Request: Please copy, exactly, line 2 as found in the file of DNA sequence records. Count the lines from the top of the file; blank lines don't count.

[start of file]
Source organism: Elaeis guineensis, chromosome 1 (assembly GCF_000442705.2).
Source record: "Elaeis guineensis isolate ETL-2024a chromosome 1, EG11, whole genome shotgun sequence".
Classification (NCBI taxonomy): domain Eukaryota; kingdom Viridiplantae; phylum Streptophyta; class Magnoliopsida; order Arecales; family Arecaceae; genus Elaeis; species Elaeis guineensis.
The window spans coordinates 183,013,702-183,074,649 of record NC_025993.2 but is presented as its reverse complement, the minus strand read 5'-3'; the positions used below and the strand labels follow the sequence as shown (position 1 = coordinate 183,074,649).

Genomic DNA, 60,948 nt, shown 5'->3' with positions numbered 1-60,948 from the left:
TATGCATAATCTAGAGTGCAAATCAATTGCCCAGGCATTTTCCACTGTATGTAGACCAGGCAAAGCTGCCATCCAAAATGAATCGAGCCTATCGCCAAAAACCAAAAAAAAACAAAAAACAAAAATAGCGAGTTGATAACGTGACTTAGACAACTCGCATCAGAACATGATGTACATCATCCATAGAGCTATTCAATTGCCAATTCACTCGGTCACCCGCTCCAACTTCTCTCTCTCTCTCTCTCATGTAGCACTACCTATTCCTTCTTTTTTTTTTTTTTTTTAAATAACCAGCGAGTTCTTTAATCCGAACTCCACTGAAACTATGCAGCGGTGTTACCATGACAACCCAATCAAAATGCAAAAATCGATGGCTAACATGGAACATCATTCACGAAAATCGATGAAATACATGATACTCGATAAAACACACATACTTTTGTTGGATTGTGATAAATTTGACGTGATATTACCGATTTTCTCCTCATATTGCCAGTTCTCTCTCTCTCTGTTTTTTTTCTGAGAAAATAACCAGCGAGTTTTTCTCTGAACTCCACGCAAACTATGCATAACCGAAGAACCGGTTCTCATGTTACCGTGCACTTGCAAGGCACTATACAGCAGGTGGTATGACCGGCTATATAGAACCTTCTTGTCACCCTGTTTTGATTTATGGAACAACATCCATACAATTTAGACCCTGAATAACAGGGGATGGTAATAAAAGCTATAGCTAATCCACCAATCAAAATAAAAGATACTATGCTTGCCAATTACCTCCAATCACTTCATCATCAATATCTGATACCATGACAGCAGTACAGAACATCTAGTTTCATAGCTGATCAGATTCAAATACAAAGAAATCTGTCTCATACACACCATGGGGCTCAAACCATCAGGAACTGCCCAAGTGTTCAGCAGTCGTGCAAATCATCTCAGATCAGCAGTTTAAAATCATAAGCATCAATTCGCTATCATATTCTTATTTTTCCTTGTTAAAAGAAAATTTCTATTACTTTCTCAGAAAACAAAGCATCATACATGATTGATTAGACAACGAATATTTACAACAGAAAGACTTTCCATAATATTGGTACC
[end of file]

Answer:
Source record: "Elaeis guineensis isolate ETL-2024a chromosome 1, EG11, whole genome shotgun sequence".